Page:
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Potassium-Argon Mineral Age of an Ash Bed in the Pico Formation, Ventura Basin, Calif.

By
Robert S. Yeats
Robert S. Yeats
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W. A. McLaughlin
W. A. McLaughlin
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Published:
January 01, 1970

A widespread volcanic ash layer, 2 to 10 cm thick, in the “Pliocene” Pico Formation (Wheelerian Microfaunal Stage) has been dated radiometrically. Eight mineral separations from two separate localities give a mean age of 8.69 ± 0.5 m.y. Minerals dated include microphenocrysts of biotite, sanidine, and plagioclase, and microcrystalline aggregates of feldspar; all give concordant ages. The minerals are unaltered and show euhedral grain boundaries ; some feldspar crystals have rims of glass. The glass matrix, comprising 95 percent of the sample, is isotropic and apparently unaltered. But glass ages of 1.1, <0.2, and < 0.4 m.y. are discordant with one another and with the mineral ages, indicating apparent argon leakage; therefore, the glass is useless in radiometric dating despite its unaltered appearance.

The ash layer is near the base of the Santa Barbara Zone, which is defined by a molluscan assemblage resembling that living today in Pacific Northwest waters. The temperature shift from a warm-water molluscan assemblage in underlying beds to the coldwater Santa Barbara fauna was previously correlated with the onset of Pleistocene glaciation and, because beds containing the cold-water mollusks are folded, the age of folding (“Pasadenan” orogeny) has traditionally been considered intra-Pleistocene. The new radiometric age suggests that both the molluscan temperature shift and “Pasadenan” orogeny occurred in Pliocene time.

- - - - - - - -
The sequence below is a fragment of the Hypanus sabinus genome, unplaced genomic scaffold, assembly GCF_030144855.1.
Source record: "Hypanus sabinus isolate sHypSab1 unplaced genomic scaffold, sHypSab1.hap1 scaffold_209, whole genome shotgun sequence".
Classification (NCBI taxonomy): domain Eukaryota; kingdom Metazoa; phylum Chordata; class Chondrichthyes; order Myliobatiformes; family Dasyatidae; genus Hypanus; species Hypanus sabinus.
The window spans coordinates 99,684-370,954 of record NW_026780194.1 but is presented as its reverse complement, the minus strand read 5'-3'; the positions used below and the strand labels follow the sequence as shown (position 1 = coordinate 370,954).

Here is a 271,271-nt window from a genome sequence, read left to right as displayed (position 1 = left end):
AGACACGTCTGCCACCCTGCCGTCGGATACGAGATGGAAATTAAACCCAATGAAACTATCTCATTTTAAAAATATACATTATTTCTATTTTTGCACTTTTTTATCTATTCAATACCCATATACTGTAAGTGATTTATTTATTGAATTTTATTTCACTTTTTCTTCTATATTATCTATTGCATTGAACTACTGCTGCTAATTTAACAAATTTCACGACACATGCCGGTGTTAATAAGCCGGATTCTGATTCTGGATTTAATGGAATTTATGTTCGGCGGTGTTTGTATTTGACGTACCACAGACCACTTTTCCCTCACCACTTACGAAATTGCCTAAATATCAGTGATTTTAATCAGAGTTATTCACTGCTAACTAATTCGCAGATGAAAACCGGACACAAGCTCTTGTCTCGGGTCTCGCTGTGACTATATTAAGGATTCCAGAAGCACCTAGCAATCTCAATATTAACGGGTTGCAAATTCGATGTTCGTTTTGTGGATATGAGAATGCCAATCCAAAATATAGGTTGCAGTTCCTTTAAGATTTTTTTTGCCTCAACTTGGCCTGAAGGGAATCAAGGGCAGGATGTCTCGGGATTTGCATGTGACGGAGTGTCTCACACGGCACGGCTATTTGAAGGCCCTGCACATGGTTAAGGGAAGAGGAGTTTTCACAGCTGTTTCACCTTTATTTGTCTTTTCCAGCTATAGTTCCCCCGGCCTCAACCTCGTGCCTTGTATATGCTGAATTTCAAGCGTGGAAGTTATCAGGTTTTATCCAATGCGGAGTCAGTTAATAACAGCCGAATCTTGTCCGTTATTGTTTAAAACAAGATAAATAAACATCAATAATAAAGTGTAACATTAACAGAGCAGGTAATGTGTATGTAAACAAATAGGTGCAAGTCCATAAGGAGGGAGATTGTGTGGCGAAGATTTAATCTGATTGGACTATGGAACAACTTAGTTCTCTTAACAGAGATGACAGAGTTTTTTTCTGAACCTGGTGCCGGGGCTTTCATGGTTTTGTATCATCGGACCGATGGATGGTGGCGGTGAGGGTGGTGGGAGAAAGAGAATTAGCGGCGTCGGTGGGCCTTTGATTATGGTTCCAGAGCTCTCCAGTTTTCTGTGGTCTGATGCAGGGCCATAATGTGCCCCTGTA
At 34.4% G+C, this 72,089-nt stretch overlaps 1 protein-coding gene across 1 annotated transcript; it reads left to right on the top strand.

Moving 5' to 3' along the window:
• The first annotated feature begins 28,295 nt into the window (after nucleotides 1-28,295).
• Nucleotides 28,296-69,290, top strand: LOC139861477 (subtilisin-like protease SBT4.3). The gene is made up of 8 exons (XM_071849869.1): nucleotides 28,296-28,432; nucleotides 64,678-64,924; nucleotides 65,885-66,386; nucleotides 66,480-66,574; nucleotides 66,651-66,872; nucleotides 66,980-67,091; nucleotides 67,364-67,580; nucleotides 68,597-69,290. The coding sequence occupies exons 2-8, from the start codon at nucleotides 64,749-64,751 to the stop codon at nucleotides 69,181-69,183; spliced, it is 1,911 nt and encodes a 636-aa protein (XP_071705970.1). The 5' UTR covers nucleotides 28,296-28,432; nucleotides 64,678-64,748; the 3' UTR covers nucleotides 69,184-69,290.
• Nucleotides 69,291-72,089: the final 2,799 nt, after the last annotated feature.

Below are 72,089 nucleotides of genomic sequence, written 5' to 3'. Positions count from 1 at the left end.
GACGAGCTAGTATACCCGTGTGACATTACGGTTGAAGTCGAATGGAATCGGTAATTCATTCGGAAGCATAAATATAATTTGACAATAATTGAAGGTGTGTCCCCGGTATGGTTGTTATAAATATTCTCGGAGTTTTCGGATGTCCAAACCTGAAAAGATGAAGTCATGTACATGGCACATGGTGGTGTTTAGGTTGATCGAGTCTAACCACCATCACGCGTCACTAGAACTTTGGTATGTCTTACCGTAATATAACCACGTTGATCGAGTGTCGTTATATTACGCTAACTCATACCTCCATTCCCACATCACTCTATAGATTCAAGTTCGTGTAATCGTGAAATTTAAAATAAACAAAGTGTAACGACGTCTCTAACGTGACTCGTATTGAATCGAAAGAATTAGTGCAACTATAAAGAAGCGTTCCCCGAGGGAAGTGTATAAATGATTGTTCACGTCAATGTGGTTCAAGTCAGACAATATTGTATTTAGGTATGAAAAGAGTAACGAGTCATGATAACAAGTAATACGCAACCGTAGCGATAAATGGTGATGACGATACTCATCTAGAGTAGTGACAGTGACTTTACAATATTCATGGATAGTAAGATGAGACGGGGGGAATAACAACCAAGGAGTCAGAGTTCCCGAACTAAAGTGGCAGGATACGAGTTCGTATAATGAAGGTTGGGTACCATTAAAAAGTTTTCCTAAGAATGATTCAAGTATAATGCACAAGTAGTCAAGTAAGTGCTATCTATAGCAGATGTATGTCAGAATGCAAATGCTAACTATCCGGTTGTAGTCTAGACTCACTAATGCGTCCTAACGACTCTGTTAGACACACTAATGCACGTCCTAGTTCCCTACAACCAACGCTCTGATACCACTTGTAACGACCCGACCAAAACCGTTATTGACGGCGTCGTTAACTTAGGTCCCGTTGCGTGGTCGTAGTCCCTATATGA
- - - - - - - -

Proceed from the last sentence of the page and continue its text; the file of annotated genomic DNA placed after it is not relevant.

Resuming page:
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Contents

GSA Special Papers

Radiometric Dating and Paleontologic Zonation

Orville L. Bandy
Orville L. Bandy
Editor
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Geological Society of America
Volume
124
ISBN print:
9780813721248
Publication date:
January 01, 1970

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